My vánočka :o)

And then - of course - gifts... So - what you get for Christmas this year? Any genealogy-connected gifts? :o)


  1. There are also other traditions, that Blanka haven't mentioned: it is advisable to put a carp scale under each plate to have money next year, people very often keep the scale in their wallet for the same reason.
    The number of dining persons should be even, if it is not, you have to add a spare plate. (I think this comes from the "unluckiness" of 13 dining people during the Last Supper, but I am too lazy to prove it :D).
    Noone is supposed to rise from table, once the dinner starts because there is a superstition that otherwise he will leave the family following year (move out or die). Of course you can rise from table after the dinner ends :)
    Quite common is a tradition with a Christmas wafer (from the same kind of dought as holy-bread) with honey, some tell to have a sweet life :)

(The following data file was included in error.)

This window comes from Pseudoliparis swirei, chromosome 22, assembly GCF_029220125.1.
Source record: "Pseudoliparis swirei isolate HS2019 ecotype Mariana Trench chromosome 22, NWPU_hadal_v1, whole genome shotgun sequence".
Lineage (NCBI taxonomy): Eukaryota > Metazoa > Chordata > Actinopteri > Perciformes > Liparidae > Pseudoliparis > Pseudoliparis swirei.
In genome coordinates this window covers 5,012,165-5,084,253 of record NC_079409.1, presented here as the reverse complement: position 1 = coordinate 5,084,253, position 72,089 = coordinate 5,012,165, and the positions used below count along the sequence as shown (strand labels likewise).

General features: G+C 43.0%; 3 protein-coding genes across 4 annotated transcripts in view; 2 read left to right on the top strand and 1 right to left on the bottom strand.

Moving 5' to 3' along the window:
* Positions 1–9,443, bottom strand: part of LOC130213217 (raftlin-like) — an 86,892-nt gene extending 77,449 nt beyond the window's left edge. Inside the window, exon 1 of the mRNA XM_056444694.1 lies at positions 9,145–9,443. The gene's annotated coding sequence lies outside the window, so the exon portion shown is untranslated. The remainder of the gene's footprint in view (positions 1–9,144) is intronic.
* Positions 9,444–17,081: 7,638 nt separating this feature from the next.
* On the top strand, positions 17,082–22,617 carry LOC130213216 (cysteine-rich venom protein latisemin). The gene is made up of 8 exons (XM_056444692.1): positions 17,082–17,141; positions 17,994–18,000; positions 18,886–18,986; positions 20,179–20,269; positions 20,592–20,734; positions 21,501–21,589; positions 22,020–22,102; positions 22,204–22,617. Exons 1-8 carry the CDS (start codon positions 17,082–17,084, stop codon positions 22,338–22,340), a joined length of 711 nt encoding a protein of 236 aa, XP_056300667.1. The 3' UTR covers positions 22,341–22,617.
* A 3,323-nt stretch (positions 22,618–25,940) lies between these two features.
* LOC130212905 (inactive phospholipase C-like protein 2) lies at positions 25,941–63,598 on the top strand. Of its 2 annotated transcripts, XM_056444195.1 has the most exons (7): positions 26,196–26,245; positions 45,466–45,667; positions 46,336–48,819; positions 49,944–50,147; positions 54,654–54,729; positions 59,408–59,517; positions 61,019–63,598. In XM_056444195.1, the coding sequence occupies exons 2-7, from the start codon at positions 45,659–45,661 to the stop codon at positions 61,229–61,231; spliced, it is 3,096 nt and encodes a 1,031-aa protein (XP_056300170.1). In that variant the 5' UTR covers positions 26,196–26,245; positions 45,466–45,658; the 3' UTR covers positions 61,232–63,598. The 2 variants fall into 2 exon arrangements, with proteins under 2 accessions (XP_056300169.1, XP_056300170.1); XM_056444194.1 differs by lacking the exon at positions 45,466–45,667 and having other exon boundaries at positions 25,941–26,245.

As I observe, fish soup is common in Bohemia, but at least in South Moravia, we have more often a sauerkraut soup.
    The Christmas mistletoe is put on chandelier or above door to bring luck.
    Interesting is a tradition of "Barborka", that means a twig from cherry-tree cut off on 4th December morning(St. Barbara Day) and then put into water. It is practiced mostly by single women, because when it come into flower before 24th December, they can expect a wedding next year :)
    Also there are special scents of Christmas, one is called František (that is Francis, yes) - a burned pastille of mixed wood-coal and olibanum; and purpura - mixture of saw-dust of pitch-wood, spices and herbs dry roasted on hotplate.